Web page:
The tobacco company Philip Morris Egypt is teaming up with the Customs Authority to take measures against the black market tobacco trade, the company announced Tuesday.
Phillip Morris will help to train Customs Authority teams in the latest techniques to combat cigarettes smuggling, according to a press release. With these skills, Philip Morris hopes to prevent counterfeit cigarettes from entering the Egyptian market.
“Egyptian customs officials exert great effort to protect the market and prevent its flooding with millions of smuggled cigarettes bearing counterfeit trademarks, in spite of [more sophisticated means] of smuggling," said Ali Takesh, managing director of Philip Morris Egypt.
In 2012, Egyptian authorities seized 162 million counterfeit cigarettes set to be smuggled through ports in Alexandria and Port Said, according to the company release. The smugglers had hidden the cigarettes in shipments of furniture, electronics and diplomatic parcels.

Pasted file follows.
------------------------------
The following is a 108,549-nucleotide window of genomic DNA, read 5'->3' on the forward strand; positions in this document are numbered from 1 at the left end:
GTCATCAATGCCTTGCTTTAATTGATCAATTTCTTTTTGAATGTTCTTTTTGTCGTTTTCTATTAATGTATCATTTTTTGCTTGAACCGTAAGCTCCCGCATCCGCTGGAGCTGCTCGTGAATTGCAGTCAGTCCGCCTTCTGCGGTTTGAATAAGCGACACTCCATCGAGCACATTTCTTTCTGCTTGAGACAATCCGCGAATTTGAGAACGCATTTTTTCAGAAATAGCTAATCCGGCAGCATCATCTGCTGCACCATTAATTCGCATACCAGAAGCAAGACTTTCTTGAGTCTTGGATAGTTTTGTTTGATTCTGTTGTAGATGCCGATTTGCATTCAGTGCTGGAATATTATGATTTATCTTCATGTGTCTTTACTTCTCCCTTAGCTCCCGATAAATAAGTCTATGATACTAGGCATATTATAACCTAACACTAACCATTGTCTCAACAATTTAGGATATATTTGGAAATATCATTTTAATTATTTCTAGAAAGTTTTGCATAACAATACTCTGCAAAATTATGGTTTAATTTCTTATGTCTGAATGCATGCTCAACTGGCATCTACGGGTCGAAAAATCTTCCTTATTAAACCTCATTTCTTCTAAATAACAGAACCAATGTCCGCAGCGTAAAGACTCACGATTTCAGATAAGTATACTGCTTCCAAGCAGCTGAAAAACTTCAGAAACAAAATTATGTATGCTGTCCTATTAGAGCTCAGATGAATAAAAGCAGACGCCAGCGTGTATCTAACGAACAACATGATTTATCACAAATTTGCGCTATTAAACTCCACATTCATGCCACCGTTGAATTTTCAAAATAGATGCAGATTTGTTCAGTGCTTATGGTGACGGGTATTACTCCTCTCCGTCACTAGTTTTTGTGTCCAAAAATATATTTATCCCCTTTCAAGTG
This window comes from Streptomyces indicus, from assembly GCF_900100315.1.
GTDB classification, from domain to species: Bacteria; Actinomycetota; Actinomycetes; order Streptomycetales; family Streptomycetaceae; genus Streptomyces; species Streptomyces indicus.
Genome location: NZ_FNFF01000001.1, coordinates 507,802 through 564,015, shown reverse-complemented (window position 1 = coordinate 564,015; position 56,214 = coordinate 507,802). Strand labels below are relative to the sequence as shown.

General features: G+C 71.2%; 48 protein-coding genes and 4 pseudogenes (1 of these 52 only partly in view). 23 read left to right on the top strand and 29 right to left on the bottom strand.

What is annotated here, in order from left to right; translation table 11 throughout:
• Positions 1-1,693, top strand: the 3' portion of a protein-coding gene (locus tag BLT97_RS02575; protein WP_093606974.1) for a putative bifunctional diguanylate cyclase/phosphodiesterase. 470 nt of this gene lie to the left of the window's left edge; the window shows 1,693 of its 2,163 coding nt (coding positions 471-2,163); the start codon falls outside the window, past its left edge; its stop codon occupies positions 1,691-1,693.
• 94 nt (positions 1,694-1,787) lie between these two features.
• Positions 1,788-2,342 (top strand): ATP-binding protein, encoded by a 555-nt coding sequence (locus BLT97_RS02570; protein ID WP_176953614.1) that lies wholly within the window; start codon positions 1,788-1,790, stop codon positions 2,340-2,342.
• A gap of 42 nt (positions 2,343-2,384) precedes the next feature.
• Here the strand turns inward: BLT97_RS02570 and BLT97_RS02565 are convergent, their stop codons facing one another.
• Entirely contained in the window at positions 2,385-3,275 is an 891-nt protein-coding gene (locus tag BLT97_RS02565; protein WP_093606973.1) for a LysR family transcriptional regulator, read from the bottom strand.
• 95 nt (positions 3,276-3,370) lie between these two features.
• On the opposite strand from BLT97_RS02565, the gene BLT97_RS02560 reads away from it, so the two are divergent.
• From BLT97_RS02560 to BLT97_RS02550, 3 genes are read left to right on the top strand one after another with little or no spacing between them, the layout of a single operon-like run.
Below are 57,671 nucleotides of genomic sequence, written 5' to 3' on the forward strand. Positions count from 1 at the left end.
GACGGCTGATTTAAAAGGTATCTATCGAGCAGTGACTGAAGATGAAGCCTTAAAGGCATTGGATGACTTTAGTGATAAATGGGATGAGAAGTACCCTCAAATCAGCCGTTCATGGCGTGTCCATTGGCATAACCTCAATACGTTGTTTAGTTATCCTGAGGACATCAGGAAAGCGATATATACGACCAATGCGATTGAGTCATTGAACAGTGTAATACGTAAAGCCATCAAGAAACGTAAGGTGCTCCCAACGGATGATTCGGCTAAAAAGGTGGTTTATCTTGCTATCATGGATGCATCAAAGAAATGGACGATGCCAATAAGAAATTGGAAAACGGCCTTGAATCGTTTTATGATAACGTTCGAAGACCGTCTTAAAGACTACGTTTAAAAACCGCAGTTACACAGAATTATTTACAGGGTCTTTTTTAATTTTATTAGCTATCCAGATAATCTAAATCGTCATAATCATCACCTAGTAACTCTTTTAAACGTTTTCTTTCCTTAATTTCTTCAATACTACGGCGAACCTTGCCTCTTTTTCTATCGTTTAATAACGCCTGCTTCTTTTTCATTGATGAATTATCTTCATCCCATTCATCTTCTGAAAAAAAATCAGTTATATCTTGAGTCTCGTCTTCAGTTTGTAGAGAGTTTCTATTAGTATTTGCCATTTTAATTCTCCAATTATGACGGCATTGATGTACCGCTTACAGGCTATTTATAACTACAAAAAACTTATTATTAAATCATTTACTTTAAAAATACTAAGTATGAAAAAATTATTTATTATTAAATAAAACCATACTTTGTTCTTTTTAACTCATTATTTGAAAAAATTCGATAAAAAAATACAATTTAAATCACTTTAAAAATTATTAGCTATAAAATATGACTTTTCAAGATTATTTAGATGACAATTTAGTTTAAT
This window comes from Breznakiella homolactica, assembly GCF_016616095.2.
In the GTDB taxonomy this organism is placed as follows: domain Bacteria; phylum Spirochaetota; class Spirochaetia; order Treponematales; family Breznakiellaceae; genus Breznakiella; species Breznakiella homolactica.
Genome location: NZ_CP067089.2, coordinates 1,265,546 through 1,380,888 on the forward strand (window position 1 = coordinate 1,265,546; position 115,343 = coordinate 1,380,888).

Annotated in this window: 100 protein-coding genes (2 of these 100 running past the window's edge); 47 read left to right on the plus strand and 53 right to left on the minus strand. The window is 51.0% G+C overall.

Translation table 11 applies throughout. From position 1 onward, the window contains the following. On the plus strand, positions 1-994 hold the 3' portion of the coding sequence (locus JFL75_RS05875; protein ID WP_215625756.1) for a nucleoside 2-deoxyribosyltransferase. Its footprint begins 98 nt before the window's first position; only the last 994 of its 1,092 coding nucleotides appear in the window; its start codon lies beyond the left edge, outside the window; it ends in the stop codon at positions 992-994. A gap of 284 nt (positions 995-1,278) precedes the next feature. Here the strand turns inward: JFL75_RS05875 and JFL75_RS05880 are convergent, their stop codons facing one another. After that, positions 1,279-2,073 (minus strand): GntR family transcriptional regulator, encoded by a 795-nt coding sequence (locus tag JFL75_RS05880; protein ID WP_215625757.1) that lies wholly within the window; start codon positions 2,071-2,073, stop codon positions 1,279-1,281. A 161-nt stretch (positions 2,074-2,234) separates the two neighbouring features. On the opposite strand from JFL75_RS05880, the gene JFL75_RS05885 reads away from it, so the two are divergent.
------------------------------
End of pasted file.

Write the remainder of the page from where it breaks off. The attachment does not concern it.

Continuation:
Experts say the illegal tobacco trade has increased domestically in the past two years due to lax security measures following the revolution. More Egyptians are also turning to smuggled cigarettes in anticipation of further price raises due to government tax hikes.
“Consumers resort to the black market to purchase illegal products to avoid high prices of locally produced goods following successive tax increases, compared to the smuggled cigarettes," Takesh said.